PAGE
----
TAMPA — The city of Tampa this month sued the widow of a Water Department technician after the city's pension plan erroneously sent her more than $140,500 in death benefits.
Jerry Winters died Sept. 11, 2011. His widow, Emma Winters, was due a lump-sum death benefit equal to a year's pay minus taxes.
But instead of sending Mrs. Winters one death benefit totaling $34,477, the city sent her a lump-sum check every month for five months.
The payment should have been made once and then re-coded in the city's computer system as having been paid, city spokeswoman Ali Glisson said. Instead, it was left in the system.
Mrs. Winters could not be reached for comment Thursday. The city said in its suit that it had been unable to get back the money despite repeated requests.
In the meantime, the error cost two city employees their jobs.
Officials said general employee pension plan supervisor Andrea Noriega and accounting operations manager Marlene Herrera did not catch the error for four months and did not report it to top city officials for another five months.
Instead, during that time they tried to contact Mrs. Winters themselves, officials said.
Noriega, 57, was fired from her $82,000-per-year job in mid-November.
The following week, city officials were preparing disciplinary proceedings against Herrera, 51, when she resigned. After more than 25 years with the city, her salary was nearly $98,700.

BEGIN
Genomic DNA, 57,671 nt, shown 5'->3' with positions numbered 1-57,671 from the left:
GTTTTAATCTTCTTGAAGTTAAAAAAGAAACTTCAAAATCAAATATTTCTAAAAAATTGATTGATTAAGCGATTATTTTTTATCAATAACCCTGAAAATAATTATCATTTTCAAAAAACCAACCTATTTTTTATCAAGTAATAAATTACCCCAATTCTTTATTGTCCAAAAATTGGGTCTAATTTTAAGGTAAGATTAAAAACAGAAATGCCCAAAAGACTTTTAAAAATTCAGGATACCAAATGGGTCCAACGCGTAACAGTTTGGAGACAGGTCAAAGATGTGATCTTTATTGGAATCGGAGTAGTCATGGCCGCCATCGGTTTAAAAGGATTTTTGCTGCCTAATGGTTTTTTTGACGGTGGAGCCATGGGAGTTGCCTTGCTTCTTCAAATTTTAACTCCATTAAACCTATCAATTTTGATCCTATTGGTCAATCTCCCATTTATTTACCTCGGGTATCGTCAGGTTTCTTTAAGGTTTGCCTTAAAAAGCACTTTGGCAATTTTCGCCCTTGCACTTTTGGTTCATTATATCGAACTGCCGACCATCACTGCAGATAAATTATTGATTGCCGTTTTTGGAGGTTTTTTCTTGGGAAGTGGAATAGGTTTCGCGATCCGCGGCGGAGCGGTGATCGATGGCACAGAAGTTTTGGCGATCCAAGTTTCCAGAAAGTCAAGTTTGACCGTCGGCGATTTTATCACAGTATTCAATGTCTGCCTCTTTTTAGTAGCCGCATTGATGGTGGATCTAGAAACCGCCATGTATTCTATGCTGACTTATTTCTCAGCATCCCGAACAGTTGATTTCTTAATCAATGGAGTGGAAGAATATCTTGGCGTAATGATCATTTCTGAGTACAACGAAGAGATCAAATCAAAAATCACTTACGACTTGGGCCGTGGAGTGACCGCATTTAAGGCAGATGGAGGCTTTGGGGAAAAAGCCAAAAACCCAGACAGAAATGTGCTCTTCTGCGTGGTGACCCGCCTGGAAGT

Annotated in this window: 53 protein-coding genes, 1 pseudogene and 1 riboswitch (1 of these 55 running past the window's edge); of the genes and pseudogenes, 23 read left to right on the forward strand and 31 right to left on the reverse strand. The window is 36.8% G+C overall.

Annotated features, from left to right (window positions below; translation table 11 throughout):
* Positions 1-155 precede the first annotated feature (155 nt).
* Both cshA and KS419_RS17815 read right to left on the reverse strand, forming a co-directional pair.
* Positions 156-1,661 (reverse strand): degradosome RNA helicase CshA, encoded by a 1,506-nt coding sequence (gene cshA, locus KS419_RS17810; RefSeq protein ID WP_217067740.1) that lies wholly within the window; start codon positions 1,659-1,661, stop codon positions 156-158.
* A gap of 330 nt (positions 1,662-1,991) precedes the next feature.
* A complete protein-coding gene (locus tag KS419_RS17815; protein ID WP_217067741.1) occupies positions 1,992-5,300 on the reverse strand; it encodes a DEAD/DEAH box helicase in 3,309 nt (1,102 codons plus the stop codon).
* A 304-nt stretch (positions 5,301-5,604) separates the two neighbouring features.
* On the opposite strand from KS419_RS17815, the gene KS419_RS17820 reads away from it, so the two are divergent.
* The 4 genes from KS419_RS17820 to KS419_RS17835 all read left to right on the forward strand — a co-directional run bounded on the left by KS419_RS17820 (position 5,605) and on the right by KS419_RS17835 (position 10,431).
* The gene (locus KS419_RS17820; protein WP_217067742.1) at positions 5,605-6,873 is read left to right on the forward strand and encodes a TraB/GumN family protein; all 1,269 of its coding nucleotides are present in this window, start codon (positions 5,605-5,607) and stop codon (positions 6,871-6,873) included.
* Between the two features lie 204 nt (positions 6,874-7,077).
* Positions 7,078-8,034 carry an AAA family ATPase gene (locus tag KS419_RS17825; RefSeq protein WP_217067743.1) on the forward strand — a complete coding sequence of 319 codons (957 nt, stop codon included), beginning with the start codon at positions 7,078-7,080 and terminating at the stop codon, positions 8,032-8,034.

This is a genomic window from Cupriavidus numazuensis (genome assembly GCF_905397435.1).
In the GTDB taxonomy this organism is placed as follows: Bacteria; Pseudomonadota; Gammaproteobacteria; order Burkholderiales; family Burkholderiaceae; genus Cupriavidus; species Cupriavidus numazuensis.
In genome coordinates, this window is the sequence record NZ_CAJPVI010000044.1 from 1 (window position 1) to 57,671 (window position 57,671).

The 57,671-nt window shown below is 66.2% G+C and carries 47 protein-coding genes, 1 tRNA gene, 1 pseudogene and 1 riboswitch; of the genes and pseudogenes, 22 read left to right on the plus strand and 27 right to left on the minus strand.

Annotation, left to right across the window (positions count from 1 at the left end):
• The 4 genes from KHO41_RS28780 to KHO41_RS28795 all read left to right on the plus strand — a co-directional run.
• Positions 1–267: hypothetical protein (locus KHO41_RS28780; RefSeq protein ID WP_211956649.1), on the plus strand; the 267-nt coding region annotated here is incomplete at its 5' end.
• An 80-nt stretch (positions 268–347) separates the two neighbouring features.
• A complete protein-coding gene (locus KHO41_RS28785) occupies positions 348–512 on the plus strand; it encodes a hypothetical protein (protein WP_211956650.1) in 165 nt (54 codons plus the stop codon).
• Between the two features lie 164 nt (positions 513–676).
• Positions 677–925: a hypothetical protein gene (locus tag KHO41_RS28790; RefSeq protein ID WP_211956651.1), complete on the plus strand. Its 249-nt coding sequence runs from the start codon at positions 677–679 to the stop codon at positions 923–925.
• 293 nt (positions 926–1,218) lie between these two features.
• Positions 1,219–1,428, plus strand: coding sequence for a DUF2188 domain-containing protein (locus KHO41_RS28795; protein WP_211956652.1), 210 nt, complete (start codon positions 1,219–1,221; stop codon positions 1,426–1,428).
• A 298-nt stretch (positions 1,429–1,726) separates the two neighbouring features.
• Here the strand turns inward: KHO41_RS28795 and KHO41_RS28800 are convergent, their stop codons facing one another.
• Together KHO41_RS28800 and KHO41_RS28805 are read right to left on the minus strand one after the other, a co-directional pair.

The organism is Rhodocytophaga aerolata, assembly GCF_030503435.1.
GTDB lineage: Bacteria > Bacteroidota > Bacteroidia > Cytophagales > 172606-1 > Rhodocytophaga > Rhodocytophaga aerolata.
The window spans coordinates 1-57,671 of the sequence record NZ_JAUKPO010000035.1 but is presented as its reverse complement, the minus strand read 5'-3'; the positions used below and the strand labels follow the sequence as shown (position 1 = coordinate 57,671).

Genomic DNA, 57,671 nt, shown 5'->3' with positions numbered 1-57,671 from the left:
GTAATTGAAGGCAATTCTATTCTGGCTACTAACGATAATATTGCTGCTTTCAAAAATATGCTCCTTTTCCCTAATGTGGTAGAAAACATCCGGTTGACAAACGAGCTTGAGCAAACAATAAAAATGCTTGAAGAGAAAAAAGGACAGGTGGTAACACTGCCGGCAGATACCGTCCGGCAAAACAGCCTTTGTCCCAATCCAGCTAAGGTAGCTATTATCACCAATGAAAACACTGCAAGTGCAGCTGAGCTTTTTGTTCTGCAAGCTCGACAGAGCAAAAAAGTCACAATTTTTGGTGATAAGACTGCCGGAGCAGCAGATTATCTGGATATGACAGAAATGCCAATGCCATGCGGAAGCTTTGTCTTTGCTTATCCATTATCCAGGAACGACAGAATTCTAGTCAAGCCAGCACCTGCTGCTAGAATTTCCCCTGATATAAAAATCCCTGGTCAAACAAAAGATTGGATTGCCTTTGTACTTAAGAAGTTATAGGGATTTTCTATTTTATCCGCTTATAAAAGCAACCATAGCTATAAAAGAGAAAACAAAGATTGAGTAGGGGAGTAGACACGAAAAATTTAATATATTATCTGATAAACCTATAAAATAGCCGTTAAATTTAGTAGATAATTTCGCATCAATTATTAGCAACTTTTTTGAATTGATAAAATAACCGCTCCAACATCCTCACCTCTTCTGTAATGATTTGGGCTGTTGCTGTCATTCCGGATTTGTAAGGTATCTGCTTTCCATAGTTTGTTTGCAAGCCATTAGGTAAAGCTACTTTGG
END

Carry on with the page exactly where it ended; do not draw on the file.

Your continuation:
On Thursday, Noriega said she had filed an appeal with the city's Civil Service Board and is seeking her job back.
Noriega noted that she received excellent and outstanding ratings in performance reviews during her three years with the city.
She also said she worked "in an extremely limited environment," with just two employees handling 1,800 retiree checks a month. And she said the mistake was not an accounting error but a computer coding mistake that she didn't make.
She also said that as soon as she found the error, she told Herrera, her immediate manager.
"She decided not to escalate it," Noriega said of Herrera, who could not be reached for comment Thursday.
But city officials say it was inexcusable to take five months to try to work out a problem of that magnitude without telling their supervisors.
"Screw-ups happen," Glisson said. "The issue is the cover-up."
Top city managers had not been made aware of the staffing problem Noriega described, Glisson said, but she added that doesn't matter —Noriega and Herrera should have reported the problem immediately.
As a result, internal auditors are scrutinizing the pension plans for similar mistakes.
An early review has not been not encouraging. Of eight deceased retirees whose records were checked, only three were correctly coded. The heirs of the other five had been overpaid a total of $5,920.